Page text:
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In 1964, the National Association of College and University Residence Halls (NACURH), Inc. found

itself with financial difficulties. Jim Tschechtelin, NACURH Chair, began investigating possibilities

for potential revenue sources and grants. Grants were found, but there were two requirements: a

central NACURH office had to be established, and the member schools needed more services

rendered. Thus, April 25, 1964 at the University of Denver during the annual NACURH Conference

the National Residence Hall Honorary was created as an answer to the second requirement.


During the preliminary organization, the National Residence Hall Honorary (NRHH) focused on the

incorporation of old into new. Campuses with existing honorary organizations were contacted and

coordinated into the NRHH structure. The preservation of chapter identity was primary, as it was

incorporated into the NRHH structure, and as each campus is aware of its own individual needs.

The primary focus of each chapter became the recognition of the residence hall leaders on its

campus. This helped sustain a consistent membership in on-campus organizations, as well as, on

the regional and national levels within NACURH.


The years between 1977 and 1987 were years of growth for the NRHH. Pins and certificates were produced to recognize the members of the honorary, the tradition of regional and national receptions during conferences began and formal recruitment and affiliation packets were produced. Regional Recruiter (now called Associate Directors) positions on regional boards were also established. Many awards were created including Program, National Communications Coordinator, Advisor, Student, and Resident Assistant Of The Month Awards as well as the NRHH Outstanding Chapter of the Year.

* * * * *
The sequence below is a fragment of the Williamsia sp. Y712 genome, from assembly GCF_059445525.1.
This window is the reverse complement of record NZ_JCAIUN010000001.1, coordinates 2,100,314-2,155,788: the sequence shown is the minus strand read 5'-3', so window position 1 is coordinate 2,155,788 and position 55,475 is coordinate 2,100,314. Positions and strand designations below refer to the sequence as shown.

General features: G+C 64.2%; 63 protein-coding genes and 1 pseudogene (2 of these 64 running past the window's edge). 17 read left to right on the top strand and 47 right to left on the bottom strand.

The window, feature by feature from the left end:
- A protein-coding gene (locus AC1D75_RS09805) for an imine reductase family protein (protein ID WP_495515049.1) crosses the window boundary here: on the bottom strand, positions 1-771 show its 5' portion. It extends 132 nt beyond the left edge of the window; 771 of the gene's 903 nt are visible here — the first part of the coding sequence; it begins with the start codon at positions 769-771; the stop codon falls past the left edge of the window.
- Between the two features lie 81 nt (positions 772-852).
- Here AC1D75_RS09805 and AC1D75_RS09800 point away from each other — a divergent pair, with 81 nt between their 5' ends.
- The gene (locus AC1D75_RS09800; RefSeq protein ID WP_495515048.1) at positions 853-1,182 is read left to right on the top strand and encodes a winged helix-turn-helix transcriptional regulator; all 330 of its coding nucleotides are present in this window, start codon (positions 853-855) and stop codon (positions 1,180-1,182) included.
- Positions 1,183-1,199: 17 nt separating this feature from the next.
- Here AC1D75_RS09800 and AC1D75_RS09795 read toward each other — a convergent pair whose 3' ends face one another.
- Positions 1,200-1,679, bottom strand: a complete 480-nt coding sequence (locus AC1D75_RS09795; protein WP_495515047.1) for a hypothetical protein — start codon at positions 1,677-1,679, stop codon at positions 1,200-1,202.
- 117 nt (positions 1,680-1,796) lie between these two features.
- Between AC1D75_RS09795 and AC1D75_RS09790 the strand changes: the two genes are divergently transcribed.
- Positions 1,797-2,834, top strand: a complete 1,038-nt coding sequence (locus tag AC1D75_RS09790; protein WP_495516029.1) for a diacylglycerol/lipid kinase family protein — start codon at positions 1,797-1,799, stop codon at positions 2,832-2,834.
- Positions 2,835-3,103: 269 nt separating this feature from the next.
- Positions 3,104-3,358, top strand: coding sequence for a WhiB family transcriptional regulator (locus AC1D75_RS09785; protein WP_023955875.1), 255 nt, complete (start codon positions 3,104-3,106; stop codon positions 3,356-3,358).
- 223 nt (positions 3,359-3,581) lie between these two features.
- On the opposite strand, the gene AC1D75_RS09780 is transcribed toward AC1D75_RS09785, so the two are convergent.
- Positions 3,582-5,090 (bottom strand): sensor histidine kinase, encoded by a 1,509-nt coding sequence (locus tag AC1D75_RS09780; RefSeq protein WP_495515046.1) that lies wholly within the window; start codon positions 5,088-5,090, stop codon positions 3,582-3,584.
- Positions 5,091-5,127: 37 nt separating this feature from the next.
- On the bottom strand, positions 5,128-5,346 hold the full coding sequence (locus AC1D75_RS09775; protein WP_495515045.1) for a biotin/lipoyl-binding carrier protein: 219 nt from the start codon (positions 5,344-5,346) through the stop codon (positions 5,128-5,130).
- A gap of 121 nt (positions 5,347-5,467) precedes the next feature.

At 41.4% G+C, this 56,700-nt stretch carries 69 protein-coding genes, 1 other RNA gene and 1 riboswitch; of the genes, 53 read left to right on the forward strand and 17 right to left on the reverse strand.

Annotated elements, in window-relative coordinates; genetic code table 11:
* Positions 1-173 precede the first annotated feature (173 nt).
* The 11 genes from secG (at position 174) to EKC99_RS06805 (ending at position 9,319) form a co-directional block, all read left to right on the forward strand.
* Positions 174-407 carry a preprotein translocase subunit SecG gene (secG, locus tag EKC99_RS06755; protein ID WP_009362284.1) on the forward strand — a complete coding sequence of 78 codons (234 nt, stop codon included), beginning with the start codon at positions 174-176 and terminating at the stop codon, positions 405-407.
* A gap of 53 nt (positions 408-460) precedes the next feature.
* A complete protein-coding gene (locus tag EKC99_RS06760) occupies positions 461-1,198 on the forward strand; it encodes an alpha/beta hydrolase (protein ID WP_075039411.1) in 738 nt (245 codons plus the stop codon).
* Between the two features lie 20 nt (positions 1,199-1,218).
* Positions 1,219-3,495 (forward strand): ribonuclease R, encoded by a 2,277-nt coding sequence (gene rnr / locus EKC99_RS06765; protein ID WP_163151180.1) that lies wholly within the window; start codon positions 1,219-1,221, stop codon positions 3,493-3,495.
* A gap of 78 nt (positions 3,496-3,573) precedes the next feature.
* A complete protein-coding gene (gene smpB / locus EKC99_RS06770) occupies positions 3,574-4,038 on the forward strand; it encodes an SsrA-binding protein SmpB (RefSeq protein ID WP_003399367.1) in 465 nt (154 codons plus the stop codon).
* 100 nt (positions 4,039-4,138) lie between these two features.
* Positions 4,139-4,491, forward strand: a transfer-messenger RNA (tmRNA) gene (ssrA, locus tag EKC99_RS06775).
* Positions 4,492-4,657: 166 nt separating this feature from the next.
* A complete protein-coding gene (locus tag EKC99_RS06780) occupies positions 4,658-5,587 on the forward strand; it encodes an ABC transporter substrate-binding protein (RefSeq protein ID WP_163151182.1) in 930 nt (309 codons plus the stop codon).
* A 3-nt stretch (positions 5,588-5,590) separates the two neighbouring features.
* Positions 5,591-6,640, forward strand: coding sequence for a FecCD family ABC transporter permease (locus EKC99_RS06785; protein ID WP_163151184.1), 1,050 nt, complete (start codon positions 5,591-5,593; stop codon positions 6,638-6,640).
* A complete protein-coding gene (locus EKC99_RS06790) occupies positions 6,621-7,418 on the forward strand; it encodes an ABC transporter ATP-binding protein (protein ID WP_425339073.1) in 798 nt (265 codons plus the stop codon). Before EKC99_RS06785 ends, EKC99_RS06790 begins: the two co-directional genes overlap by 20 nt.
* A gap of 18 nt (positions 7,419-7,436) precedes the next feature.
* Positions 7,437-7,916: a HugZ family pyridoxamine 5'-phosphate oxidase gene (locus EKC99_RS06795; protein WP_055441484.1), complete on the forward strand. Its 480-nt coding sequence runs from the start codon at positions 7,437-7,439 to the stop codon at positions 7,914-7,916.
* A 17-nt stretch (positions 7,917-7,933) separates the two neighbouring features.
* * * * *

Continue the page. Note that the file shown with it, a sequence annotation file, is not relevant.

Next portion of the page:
Today, well over 100 chapters are affiliated with the honorary through the NACURH Information Center. NRHH has become more intertwined into the NACURH Corporate Structure by the addition of the NACURH Associate for NRHH (NAN) to the NACURH Executive Team and its continuance to be the organizations major source of recognition. Activities of the chapters vary from campus to campus. Some simply induct new members at an annual recognition banquet every year, thus, and others are extremely active on their campuses and in their communities, coordinating leadership retreats, conferences, socials, hall or campus wide programs, fund raisers, and a whole host of other events. Still others have found a middle ground which suits their campus. Membership selection is conducted by each individual chapter. The chapter members are student leaders on campus and are those who have contributed extraordinary amounts of time and energy in order to make the residence halls more than a “dorm.”

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